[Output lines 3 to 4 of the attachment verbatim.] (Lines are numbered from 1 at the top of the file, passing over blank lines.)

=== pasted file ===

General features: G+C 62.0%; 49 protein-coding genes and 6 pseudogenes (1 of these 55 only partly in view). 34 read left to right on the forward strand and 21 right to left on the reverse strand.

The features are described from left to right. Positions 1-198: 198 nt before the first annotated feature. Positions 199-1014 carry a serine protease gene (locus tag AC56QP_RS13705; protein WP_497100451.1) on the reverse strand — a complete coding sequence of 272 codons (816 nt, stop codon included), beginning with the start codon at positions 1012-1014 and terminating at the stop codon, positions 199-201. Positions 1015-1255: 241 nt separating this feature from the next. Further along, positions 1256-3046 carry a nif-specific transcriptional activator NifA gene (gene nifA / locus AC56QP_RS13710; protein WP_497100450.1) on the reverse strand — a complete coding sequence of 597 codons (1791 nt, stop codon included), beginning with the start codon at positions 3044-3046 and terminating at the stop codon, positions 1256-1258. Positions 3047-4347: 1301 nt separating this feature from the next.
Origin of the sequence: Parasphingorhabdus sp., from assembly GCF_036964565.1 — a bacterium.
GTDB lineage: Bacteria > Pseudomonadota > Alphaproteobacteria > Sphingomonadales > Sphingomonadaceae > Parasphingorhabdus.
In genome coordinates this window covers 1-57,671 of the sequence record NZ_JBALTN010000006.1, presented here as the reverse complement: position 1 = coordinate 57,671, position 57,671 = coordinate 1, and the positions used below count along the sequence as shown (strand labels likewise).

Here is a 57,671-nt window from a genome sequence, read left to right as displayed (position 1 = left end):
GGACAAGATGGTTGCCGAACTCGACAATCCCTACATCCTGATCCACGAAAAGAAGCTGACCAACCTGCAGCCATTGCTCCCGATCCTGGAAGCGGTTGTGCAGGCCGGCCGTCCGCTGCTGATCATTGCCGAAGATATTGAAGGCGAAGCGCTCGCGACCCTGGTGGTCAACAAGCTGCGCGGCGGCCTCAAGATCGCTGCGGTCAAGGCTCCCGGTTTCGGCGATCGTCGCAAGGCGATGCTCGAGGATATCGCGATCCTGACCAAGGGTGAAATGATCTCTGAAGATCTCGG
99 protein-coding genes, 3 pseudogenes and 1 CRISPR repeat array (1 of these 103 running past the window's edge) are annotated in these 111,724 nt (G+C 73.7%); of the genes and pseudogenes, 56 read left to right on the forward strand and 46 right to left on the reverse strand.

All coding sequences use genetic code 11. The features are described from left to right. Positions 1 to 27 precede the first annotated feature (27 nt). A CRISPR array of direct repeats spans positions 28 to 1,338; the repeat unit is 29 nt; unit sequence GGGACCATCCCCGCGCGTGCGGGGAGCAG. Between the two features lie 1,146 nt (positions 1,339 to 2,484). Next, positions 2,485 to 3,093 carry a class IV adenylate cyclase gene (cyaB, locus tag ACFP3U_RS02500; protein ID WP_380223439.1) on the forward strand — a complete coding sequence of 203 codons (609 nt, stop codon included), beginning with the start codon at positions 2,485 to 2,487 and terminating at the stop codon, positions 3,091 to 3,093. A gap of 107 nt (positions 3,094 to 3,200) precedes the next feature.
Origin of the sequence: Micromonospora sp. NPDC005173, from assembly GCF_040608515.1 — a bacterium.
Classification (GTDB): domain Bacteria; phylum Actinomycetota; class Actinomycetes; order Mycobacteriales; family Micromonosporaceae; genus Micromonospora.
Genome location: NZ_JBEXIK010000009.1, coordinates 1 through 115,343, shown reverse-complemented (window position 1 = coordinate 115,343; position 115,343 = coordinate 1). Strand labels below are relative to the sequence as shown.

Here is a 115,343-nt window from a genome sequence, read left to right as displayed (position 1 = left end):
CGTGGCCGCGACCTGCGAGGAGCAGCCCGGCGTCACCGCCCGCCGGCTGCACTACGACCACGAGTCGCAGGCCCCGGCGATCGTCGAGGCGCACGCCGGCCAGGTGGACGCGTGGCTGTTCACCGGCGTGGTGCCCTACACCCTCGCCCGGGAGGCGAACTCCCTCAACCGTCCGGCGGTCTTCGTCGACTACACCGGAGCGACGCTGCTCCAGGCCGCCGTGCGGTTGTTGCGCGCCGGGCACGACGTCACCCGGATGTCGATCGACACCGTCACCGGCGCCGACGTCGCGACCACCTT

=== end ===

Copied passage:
Origin of the sequence: Parasphingorhabdus sp., from assembly GCF_036964565.1 — a bacterium.
GTDB lineage: Bacteria > Pseudomonadota > Alphaproteobacteria > Sphingomonadales > Sphingomonadaceae > Parasphingorhabdus.